The prices continued to rise, but they shot up dramatically in 2007 after the Grand Exchange was introduced to Runescape. This is a centralised marketplace that effectively makes the economy transparent. You can set up any trade you want, look for trades for specific items, or just window shop for things you can’t afford. It also made it very easy to find out how much items were worth, which only caused the prices for the rarest items to go through the roof. And as the game continued to expand, with new content and millions of new players bringing more gold into the economy, the party hat remained in finite supply.
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“They grew in value because they told other players that you were a proper, serious Runescape player – that you were there in 2001 when the party hats dropped,” explains Ogilvie. “Whether they actually were or not wasn’t the point – the fact that they owned one was a massive status symbol.”
By 2015 the party hat reached ‘max stack’ – the maximum amount of gold that you can trade in a single transaction. That’s 2.1 billion gold pieces, an increase in value of 447% over eight years. This hasn’t stopped their rise in value, so now players just trade stacks of valuable items worth more than 2.1 billion gold. And, although illegal, there is a real-world value to these items because of Runescape gold sellers. According to Runescape YouTuber FlippingOldschool, the most sought after colour of party hat, blue, recently sold for 57 billion gold pieces, which puts its value at roughly $6,700 USD, or £5,000 GBP.
For obvious reasons, the party hat means quite a lot to Runescape players, and Jagex has acknowledged this by routinely trolling them with references to the rare item. Recounting one April Fool’s prank, Dave says “because party hats are often shortened to p-hats by players, we gave them a pea hat, which was a little pea you could strap to your head. We’ve also done party hats everyone can get and wear for a day, party hats that rip when you go to put them on your head, and there’s a dimension in one quest where you can find a chromatic party hat with all of the party hat colours, but it’s upside-down.”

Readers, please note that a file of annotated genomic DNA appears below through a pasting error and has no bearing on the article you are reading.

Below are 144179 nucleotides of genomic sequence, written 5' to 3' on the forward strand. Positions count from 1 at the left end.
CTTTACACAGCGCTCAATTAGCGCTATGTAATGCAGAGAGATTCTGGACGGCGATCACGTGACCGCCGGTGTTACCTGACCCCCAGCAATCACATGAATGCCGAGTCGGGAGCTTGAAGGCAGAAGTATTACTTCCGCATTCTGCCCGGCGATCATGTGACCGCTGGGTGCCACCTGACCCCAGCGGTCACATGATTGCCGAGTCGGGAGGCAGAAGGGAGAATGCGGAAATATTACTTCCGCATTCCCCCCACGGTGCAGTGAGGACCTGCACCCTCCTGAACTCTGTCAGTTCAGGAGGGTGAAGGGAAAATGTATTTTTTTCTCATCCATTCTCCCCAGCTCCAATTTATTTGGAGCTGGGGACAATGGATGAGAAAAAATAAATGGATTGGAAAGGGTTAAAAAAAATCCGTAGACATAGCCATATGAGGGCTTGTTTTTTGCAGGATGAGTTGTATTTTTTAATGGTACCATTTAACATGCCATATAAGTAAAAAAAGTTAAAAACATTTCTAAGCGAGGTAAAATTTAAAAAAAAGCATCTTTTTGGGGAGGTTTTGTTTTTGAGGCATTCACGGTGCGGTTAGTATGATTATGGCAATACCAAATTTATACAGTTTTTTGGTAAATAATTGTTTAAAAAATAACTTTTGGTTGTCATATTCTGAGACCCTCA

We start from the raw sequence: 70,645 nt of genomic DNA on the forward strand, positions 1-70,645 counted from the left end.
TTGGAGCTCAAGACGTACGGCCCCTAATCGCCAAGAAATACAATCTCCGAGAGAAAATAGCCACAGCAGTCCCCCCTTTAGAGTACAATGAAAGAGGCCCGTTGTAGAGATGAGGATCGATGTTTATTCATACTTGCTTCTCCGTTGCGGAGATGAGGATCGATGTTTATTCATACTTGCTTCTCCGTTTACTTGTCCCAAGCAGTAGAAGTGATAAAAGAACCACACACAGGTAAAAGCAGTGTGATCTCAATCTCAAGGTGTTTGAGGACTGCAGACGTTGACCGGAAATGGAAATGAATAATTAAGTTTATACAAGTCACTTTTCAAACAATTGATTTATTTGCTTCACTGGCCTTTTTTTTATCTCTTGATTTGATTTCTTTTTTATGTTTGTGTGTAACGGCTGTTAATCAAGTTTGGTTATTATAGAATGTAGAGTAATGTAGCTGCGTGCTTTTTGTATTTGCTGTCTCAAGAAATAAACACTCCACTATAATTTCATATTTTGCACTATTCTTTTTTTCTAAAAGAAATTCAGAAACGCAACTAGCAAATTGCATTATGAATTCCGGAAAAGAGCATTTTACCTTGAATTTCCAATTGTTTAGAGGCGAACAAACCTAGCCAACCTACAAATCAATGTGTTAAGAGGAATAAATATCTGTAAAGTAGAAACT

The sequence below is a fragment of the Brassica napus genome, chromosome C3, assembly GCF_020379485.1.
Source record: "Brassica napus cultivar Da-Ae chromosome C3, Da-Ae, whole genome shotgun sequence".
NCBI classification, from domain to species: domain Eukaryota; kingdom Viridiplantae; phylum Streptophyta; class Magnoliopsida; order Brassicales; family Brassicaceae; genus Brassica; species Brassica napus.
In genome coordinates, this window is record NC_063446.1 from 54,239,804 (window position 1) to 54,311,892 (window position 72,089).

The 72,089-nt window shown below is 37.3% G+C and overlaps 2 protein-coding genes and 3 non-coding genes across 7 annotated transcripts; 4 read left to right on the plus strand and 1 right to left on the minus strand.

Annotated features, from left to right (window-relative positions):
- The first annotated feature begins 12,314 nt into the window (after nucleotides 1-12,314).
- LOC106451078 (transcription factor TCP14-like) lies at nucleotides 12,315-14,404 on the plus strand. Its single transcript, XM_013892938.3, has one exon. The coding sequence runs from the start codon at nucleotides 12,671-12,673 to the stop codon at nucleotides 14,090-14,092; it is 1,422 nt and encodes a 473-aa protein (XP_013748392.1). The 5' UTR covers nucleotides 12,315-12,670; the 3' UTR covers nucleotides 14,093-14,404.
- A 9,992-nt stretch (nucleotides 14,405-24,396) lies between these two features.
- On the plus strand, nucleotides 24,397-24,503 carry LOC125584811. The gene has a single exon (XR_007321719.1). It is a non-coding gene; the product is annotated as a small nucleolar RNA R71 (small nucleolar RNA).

The trolling goes both ways. “There was a Baby Troll pet we released into the game,” says Ogilvie, “and it takes the name of whatever item you first feed it. Running around the game it wasn’t long before we came across the first Baby Troll called Party Hat, and we were just like… the audacity to sacrifice something like that. And we had all sorts of messages that would pop up to warn players before using or dropping a party hat, and they did it anyway.”
There are urban myths about dormant accounts with hundreds of unopened Christmas crackers, something Jagex almost turned into a Storage Wars-inspired mechanic, but shelved following a divided community reaction. It was announced at Runescape’s annual fan fest and everything, which we reported on back in 2016, but it never made it to the live game. “Party hats are largely the reason that idea died,” Osborne says, “because players didn’t like how it might affect the number of party hats in the game’s economy. The rarity is part of the fun. So yeah, party hats killed my update.”
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In the 19 years since first arriving in Runescape, no other rare item has made such a lasting impact on the game, its lore, and its players than the party hat. So, how has it affected the developers? “As a game designer,” Ogilvie says, “you want your most valuable objects to be the ones you designed to be the most valuable object. You want it to be the most powerful sword or a super rare cosmetic in a treasure trail that has an incredibly low drop rate. But, we’re Runescape designers, which is something completely different. So you can apply that logic, but what players do with it once it’s out in the wild? That’s not in your control anymore, and we love that.”
Frustrating from a design perspective? “Yes, kind of,” Ogilvie admits, “But from a Runescape perspective it is absolutely 100% bang on.”